Geology Reference
In-Depth Information
High initial
concentration of i
Low initial
concentration of i
T / °C
t 0
t 2
t 1
c i
t 3
Flux of ions
10 3
/ K -1
Section across sample
Figure 3.6 (a) The diffusion of ions in response to a non-uniform concentration distribution. (b) Arrhenius plot of diffusion
coefficients for the diffusion of cobalt ions in silicate melts. The activation energies measured from the slopes of the two graphs are:
basalt: 220 kJ mol −1
andesite: 280 kJ mol −1
The units of D are m 2 s −1 . Temperature is expressed in kelvins (K). (Source: Adapted from Lowry et al . (1982).
Reproduced with permission from Springer Science and Business Media.)
randomly even through a homogeneous substance,
but only where a concentration gradient exists is a net
flow of chemical components observed.
Imagine a crystal with an abrupt internal discont-
inuity in the concentration of a component i , as shown
in Figure  3.6a. Suppose the crystal is maintained at a
constant temperature T, high enough for solid-state
diffusion to occur at a significant rate. If we were to
measure the distribution of component i on several
successive occasions t 1 , t 2 , t 3 , we would see the devel-
opment of a progressively smoother concentration
profile, leading eventually to a uniform distribution of
i (at t in Figure 3.6a). These changes point to a net flux
of component i from left to right through the plane of
the original discontinuity. The magnitude of the flux in
moles per second will depend on the surface area of
this interface. One therefore expresses the flux f i as the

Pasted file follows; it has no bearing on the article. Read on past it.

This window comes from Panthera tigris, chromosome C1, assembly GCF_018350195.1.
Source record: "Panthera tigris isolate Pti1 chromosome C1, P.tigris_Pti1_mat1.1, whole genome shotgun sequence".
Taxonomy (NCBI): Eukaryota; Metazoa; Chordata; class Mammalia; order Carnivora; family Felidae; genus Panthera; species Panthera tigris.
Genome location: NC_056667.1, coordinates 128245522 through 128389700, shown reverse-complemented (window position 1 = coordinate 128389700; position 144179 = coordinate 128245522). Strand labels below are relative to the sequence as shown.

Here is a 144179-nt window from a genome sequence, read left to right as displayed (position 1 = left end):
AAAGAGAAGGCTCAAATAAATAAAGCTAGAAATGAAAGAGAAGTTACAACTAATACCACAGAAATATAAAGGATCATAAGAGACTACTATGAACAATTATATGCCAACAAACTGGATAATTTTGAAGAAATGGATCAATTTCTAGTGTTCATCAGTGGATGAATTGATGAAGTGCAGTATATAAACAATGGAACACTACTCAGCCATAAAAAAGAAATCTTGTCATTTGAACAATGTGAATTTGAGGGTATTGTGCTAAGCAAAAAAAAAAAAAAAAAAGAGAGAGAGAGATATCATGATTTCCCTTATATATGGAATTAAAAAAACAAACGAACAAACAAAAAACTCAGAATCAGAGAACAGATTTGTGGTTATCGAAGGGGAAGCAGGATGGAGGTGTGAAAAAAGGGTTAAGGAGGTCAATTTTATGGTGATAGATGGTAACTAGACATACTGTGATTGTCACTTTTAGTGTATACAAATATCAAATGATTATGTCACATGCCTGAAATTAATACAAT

amount of component i (in moles ) that migrates
through a unit area of the plane per second, so the
units are 'moles per square metre per second'
(mol m −2 s −1 ). Common sense suggests that the flux will
depend upon the steepness of the concentration grad-
ient d
uniform and the gradient zero, whereas a high flux
will occur if the gradient is steep. The 19th century
German physicist Adolf Fick backed up this hunch
theoretically in 1855, showing that:
f D c
This equation is known as Fick's First Law of Diffusion .
The negative sign indicates that the direction of the net
flux f i is down the concentration gradient (i.e. towards
the right in Figure 3.6a). The constant D i is called the
diffusion coefficient for the species i in the crystal con-
cerned (at a given temperature). The units of concen-
tration c i are 'moles per cubic metre' (mol m −3 ), so the
concentration gradient d c i /d x will have units of moles
per cubic metre per metre in the x direction ([mol m −3 ]
m −1 = mol m −4 ) from which it is simple to show that the
units of D i must be m 2 s −1 (see Exercise 3.5).
Many experimental determinations of diffusion
coefficients have been made for various elements in a
range of silicate materials at various temperatures.
Figure  3.6b shows how the measured diffusion
i ; so no net flux will occur if the concentration is
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